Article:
Gary R. Baughman Board-Certified Orthodontic Specialist Age: 66 How long living in SJ County: 34 years People who mean the most to me: My wife, Carol, my family in Ohio and even my deceased parents with whom I talked almost daily until their passing one and six years ago, my patients and staff, my study club (the Peninsula Orthodontic Research Group – PORG), and many nieces and nephews further enrich our lives. Favorite SJ County place to visit when guest arrive: Lodi wine country and Yosemite (even thought not in SJC), and our second home in the Sierra foothills. Key event in my life: Graduation from the Ohio State University College of Dentistry and commission in the US Navy, which brought Carol and me to California in 1973. My bucket list: Having the time in retirement (someday) to travel anywhere for more than 1-2 weeks. Favorite sport teams: Ohio State Buckeyes, Pacific Tigers and the Oakland A’s. Favorite vacation spot: Hawaii (any island), Europe and especially new and emerging countries like Croatia along the gorgeous Adriatic Sea. Hobbies: Travel, travel photography, car-browsing (not purchasing), learning to cook and sports entertainment. Sports I enjoy: College football (go Buckeyes!), college basketball (go Pacific & Ohio State), professional baseball. I also have become a regular power-walker. Favorite food: Anything Italian, my wife’s chili and being adventurous on the barbecue. Volunteering: I am currently the Speaker of the House for the American Association of Orthodontists, and involved in many more professional organizations related to Orthodontics; the Pacific Athletic Fund and Rotary for more than 30 years. Other information: I have been blessed with friendships developed through community involvement. I love anything beautiful, from nature to quaint villages in Europe, architecture, sunlight, rain and snowfall, good friends, good wine, energy and good health to enjoy it all.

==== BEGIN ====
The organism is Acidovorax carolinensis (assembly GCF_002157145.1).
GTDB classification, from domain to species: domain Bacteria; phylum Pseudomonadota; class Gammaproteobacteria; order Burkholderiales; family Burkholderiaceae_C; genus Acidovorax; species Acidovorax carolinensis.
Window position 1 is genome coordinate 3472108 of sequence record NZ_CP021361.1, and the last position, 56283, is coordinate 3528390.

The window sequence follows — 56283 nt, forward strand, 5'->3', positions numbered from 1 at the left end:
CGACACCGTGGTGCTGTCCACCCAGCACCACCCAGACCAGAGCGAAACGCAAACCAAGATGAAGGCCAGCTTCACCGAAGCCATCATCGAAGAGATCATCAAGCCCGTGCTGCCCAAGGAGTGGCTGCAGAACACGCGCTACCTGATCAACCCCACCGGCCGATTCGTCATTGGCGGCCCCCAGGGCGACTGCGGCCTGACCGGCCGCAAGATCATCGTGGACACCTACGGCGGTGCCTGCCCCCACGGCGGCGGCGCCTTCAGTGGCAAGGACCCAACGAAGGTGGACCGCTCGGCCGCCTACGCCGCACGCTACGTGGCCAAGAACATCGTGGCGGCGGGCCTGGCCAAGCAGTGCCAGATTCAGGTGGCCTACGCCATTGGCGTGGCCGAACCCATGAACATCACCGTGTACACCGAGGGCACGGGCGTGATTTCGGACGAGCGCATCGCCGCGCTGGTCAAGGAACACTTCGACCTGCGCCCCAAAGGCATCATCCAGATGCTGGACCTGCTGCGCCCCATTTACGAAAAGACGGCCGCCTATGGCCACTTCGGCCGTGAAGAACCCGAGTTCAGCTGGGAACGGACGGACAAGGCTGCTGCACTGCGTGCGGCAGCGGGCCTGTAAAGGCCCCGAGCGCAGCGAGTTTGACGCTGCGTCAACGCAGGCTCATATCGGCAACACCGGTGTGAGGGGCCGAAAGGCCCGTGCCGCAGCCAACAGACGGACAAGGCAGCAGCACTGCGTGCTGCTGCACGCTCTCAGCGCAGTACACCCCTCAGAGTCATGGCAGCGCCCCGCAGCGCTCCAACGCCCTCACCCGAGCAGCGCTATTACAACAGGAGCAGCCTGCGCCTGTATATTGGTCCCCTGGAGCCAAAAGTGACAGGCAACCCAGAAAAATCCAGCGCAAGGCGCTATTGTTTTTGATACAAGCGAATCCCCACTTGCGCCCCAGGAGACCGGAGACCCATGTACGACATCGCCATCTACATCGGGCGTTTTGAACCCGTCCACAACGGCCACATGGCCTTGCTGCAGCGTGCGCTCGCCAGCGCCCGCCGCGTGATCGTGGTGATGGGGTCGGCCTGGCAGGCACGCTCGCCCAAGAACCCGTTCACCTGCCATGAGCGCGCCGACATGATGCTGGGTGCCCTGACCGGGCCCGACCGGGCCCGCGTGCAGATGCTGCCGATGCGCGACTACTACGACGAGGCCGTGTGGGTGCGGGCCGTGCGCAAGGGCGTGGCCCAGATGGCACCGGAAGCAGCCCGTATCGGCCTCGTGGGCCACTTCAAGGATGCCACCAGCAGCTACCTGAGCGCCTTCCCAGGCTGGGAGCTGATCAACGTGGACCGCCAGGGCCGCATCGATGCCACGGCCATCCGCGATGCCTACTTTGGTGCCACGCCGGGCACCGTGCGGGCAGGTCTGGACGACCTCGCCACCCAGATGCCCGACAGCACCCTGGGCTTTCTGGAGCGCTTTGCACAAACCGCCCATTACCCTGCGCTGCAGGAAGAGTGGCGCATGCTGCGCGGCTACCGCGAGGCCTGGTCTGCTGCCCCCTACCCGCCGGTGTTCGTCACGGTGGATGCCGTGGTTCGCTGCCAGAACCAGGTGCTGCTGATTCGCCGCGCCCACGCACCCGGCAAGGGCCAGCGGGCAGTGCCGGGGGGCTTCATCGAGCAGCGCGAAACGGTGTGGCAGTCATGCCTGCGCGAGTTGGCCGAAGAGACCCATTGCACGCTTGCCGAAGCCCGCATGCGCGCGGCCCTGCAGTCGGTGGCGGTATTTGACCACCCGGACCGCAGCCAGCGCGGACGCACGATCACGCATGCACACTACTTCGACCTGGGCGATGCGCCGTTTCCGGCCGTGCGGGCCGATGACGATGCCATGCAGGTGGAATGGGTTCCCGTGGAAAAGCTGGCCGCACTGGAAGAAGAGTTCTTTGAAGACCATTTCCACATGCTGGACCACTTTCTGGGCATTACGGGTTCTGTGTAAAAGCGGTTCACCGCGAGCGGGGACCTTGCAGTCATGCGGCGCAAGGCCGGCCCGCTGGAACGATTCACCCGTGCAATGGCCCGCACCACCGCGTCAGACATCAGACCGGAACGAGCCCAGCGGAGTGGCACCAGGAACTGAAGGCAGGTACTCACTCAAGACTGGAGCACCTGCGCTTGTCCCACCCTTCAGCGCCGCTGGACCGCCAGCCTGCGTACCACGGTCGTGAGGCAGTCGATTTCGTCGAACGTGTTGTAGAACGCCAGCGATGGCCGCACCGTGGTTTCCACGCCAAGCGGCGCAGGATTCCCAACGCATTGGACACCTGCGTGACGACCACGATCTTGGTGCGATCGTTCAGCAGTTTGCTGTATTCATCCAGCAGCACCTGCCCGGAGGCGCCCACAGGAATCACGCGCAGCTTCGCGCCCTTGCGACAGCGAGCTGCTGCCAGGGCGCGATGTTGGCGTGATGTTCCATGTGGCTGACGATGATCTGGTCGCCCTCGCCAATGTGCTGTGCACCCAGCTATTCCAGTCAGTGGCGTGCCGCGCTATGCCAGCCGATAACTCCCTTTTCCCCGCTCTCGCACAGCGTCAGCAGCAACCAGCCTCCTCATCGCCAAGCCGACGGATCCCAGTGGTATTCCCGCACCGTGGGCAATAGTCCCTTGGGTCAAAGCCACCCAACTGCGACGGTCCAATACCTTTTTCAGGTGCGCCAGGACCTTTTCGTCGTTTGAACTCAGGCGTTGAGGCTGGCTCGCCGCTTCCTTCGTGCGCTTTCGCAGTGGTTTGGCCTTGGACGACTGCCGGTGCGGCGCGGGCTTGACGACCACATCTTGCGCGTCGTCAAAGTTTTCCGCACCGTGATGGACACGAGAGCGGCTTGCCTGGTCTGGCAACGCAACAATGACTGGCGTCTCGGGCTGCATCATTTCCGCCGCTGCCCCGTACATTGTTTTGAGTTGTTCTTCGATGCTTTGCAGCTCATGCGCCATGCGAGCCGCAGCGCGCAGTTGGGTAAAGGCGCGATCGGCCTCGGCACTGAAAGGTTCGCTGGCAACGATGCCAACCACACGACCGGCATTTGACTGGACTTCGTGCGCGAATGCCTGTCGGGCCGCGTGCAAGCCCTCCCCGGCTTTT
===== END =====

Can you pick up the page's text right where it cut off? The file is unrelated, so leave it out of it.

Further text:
lifestyles

51


Glasses and ledger in the Boone General Store

Bodie,

the REAL California Ghost Town

“G

STORY AND PHOTOS By STEVE SINNOCK

oodbye God, I am off to Bodie,� and with that

ominous sendoff to my family, I threw my camera gear into the Tahoe and headed up Highway 120, and over Tioga Pass, to the eastern Sierras. (Actually, the quote is attributed to an entry a young girl made to her diary in the late 19th century, after learning her family was moving to the remote and infamous California gold mining town).


TR A V EL

n e a r

Standard Mill overlooking town of Bodie

There are “ghost towns,” and then there are REAL

Several devastating fires and the exhaustion of the veins of

ghost towns. Bodie most certainly falls into the second